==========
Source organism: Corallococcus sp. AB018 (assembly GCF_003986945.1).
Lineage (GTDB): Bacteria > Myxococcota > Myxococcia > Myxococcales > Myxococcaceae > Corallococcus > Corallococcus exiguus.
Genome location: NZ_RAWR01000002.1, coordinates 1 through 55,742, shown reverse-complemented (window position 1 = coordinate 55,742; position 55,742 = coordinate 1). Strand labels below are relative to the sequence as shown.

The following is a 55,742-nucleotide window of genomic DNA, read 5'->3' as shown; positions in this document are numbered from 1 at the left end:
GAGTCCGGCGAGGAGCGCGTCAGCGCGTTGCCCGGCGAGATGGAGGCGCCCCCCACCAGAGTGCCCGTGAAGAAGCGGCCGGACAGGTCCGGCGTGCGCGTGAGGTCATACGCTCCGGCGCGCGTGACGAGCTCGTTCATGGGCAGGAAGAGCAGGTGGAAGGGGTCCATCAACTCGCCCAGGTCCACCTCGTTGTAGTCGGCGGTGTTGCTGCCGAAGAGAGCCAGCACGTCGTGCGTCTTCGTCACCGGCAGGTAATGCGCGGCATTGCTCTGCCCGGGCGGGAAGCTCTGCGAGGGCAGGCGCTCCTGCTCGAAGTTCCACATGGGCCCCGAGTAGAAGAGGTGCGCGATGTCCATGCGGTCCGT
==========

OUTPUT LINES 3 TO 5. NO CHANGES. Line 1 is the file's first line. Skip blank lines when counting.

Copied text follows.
Genome location: NZ_RAWR01000002.1, coordinates 1 through 55,742, shown reverse-complemented (window position 1 = coordinate 55,742; position 55,742 = coordinate 1). Strand labels below are relative to the sequence as shown.

The following is a 55,742-nucleotide window of genomic DNA, read 5'->3' as shown; positions in this document are numbered from 1 at the left end:
GAGTCCGGCGAGGAGCGCGTCAGCGCGTTGCCCGGCGAGATGGAGGCGCCCCCCACCAGAGTGCCCGTGAAGAAGCGGCCGGACAGGTCCGGCGTGCGCGTGAGGTCATACGCTCCGGCGCGCGTGACGAGCTCGTTCATGGGCAGGAAGAGCAGGTGGAAGGGGTCCATCAACTCGCCCAGGTCCACCTCGTTGTAGTCGGCGGTGTTGCTGCCGAAGAGAGCCAGCACGTCGTGCGTCTTCGTCACCGGCAGGTAATGCGCGGCATTGCTCTGCCCGGGCGGGAAGCTCTGCGAGGGCAGGCGCTCCTGCTCGAAGTTCCACATGGGCCCCGAGTAGAAGAGGTGCGCGATGTCCATGCGGTCCGT